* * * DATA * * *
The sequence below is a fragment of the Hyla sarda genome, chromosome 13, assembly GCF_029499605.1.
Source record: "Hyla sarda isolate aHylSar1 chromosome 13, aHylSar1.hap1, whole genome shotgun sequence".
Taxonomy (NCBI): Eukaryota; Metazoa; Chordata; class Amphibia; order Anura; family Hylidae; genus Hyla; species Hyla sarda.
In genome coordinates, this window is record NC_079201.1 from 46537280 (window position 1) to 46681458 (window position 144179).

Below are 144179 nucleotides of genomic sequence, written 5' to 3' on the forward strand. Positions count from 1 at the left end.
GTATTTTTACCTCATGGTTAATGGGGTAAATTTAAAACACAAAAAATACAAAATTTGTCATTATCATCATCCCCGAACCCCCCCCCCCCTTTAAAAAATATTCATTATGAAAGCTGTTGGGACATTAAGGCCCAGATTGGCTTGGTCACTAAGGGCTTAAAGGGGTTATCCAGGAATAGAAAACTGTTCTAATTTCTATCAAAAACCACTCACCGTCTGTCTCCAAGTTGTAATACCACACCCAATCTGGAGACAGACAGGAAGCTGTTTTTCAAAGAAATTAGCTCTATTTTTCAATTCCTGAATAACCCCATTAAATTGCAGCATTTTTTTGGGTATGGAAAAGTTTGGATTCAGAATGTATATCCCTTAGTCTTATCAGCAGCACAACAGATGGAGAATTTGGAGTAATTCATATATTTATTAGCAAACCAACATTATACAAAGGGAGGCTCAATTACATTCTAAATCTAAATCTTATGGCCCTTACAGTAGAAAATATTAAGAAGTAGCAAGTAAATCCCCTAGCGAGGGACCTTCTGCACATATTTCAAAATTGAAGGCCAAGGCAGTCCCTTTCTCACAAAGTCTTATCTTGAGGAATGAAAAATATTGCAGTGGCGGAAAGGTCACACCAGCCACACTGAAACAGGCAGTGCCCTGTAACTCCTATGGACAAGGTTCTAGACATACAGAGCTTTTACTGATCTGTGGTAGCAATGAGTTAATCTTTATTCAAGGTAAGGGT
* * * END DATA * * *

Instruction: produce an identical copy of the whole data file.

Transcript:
The sequence below is a fragment of the Hyla sarda genome, chromosome 13, assembly GCF_029499605.1.
Source record: "Hyla sarda isolate aHylSar1 chromosome 13, aHylSar1.hap1, whole genome shotgun sequence".
Taxonomy (NCBI): Eukaryota; Metazoa; Chordata; class Amphibia; order Anura; family Hylidae; genus Hyla; species Hyla sarda.
In genome coordinates, this window is record NC_079201.1 from 46537280 (window position 1) to 46681458 (window position 144179).

Below are 144179 nucleotides of genomic sequence, written 5' to 3' on the forward strand. Positions count from 1 at the left end.
GTATTTTTACCTCATGGTTAATGGGGTAAATTTAAAACACAAAAAATACAAAATTTGTCATTATCATCATCCCCGAACCCCCCCCCCCCTTTAAAAAATATTCATTATGAAAGCTGTTGGGACATTAAGGCCCAGATTGGCTTGGTCACTAAGGGCTTAAAGGGGTTATCCAGGAATAGAAAACTGTTCTAATTTCTATCAAAAACCACTCACCGTCTGTCTCCAAGTTGTAATACCACACCCAATCTGGAGACAGACAGGAAGCTGTTTTTCAAAGAAATTAGCTCTATTTTTCAATTCCTGAATAACCCCATTAAATTGCAGCATTTTTTTGGGTATGGAAAAGTTTGGATTCAGAATGTATATCCCTTAGTCTTATCAGCAGCACAACAGATGGAGAATTTGGAGTAATTCATATATTTATTAGCAAACCAACATTATACAAAGGGAGGCTCAATTACATTCTAAATCTAAATCTTATGGCCCTTACAGTAGAAAATATTAAGAAGTAGCAAGTAAATCCCCTAGCGAGGGACCTTCTGCACATATTTCAAAATTGAAGGCCAAGGCAGTCCCTTTCTCACAAAGTCTTATCTTGAGGAATGAAAAATATTGCAGTGGCGGAAAGGTCACACCAGCCACACTGAAACAGGCAGTGCCCTGTAACTCCTATGGACAAGGTTCTAGACATACAGAGCTTTTACTGATCTGTGGTAGCAATGAGTTAATCTTTATTCAAGGTAAGGGT